Bloody battle marked in Chch exhibition

An exhibition on Passchendaele opens in Christchurch on Tuesday.
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An exhibition on Passchendaele opens in Christchurch on Tuesday.

A new exhibition exploring one of the greatest disasters in New Zealand military history opens in Christchurch on Tuesday.

The exhibition, called The Belgians have not forgotten, explores the World War I battle at Passchendaele in Belgium where hundreds of thousands of people lost their lives, including hundreds of New Zealanders. On October 12, 1917, about 2800 Kiwi troops were killed, wounded or went missing over just two hours.

The battle was fought from the end of July to November 10 in 1917 near the border of Belgium and France. Historians estimate that both sides suffered casualties of about 260,000 each.

Flowers bloom amongst the graves of soldiers on the 100th anniversary of the battle of Passchendaele at Tyne Cot ...
YVES HERMAN

Flowers bloom amongst the graves of soldiers on the 100th anniversary of the battle of Passchendaele at Tyne Cot cemetery near Ypres in Belgium, July 31, 2017.

The exhibition was curated by the Waimakariri Passchendaele Trust to mark the centenary of the battle.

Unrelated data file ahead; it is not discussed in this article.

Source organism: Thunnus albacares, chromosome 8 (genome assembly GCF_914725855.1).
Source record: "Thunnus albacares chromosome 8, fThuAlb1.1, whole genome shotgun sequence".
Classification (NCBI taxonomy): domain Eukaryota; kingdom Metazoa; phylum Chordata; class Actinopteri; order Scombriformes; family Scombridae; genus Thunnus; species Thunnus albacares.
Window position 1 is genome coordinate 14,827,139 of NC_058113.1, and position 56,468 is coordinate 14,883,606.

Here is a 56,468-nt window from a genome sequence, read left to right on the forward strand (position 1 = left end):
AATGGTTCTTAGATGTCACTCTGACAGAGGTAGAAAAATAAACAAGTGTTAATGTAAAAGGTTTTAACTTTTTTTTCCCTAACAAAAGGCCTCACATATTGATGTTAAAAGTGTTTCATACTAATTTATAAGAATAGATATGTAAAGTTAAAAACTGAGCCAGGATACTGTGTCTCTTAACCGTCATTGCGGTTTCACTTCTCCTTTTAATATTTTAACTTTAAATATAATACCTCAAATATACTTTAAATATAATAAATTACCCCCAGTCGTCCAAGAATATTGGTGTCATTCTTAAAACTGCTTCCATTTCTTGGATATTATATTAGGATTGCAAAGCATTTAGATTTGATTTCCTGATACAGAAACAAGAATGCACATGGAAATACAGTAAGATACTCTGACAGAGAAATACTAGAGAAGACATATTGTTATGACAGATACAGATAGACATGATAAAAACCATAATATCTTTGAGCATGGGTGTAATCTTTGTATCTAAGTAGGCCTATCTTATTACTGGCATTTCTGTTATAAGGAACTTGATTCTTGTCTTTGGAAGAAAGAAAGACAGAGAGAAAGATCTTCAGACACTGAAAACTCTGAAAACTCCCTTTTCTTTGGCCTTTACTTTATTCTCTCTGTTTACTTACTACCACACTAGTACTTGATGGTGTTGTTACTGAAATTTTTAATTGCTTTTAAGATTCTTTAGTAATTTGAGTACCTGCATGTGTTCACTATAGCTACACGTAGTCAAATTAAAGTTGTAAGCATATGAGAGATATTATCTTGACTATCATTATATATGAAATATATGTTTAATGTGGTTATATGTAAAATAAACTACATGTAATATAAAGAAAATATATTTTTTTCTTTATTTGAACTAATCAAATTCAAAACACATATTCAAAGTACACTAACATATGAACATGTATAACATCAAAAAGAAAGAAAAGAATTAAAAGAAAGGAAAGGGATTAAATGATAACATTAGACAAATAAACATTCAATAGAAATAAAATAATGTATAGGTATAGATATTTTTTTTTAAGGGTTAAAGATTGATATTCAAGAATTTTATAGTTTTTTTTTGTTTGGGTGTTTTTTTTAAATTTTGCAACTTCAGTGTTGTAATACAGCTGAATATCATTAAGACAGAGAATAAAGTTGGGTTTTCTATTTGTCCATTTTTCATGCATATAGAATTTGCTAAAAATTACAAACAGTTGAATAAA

Trustee Dave Adamson said he hoped the exhibition would help promote "peace and understanding". He said many soldiers from the Waimakariri region served at Passchendaele.

"Passchendaele was mass slaughter," he said.

Poppies with personalised messages from members of the British public are seen at the Tyne Cot Cemetery on July 29, 2017 ...
Leon Neal

Poppies with personalised messages from members of the British public are seen at the Tyne Cot Cemetery on July 29, 2017 in Zonnebeke, in the Ypres Salient battlefields area of Belgium.

"They were butchered in their thousands. There were 50,000 men killed in one day. It was just horrendous."

"This exhibition is all about trying to support understanding and peace. That is what drives me to be involved in this."

The exhibition includes artefacts and photographs from the battle, including helmets and documents written by New Zealand soldiers during the battle. It has already toured Australia and parts of New Zealand and was created by the Memorial Museum Passchendaele, with funding and support from the Belgian government.

A larger version of the exhibition came to Christchurch in 2009.

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In July, members of the British royal family and United Kingdom prime minister Theresa May marked the centenary of the start of the battle with two days of ceremonies in Ypres in Belguim.

The exhibition runs at the Air Force Museum in Wigram, Christchurch, from August 8 to 27.

 - Stuff

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